The Personal Care Products Council focused this year’s programming around sustainability, and featured speakers that touched on everything from consumer trust to recycling.
Those issues are top of mind, Lezlee Westine, PCPC president, and George Calvert, PCPC chairman, told WWD in an interview, as are sunscreen, which the FDA has been looking into more closely to determine safety, and clean beauty, which remains definition-less.
“From a product standpoint, people are looking for [sustainability],” Calvert, who is also Amway’s chief supply chain officer, said. “They’re looking at ingredients, they’re looking at packaging, but they’re also looking at operations more and more.”
As the FDA looks more closely at sunscreen active ingredients, PCPC has “working very closely” with the group to determine what if any additional information could be provided. The goal, Westine said, is for the eight ingredients in question to ultimately be considered safe.
“The industry is confident in the safety of all of these materials,” said Jay Ansell, a PCPC scientist.
The group also continues to look to pass legislation for federal regulations, which it contends would be easier to navigate than state-by-state laws. “We want the FDA to have more authority in this regard,” Calvert said. “Right now, we’re operating against a patchwork of state laws. You can imagine anybody trying to formulate a product for the U.S. can’t formulate it for Main, Vermont and California separately — it’s a huge challenge.”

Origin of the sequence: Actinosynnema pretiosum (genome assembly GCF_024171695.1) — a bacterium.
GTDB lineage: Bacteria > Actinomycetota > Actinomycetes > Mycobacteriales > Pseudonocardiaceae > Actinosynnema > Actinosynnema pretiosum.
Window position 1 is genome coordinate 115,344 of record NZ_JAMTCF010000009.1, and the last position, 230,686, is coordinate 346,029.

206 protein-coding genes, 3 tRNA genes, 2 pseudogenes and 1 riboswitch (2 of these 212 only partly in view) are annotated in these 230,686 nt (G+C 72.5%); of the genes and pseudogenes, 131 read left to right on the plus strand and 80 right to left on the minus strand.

Westine said she remains optimistic, but “this is a presidential election year, so getting anything out of Congress is always a challenge.”
On the clean beauty front, PCPC is backing the idea of consumer choice, while affirming that the materials used across the board are “safe,” Ansell said.
“Consumers right now are changing preferences,” Westine said. “Some do want 100 percent organically sourced products. Others want what’s more convenient, others want to stay with products that they know, others want the latest innovation — really, we’re just providing the choices. The phrase personal care … really does say ‘personal,’ so we want to make sure consumers make their own decisions.”
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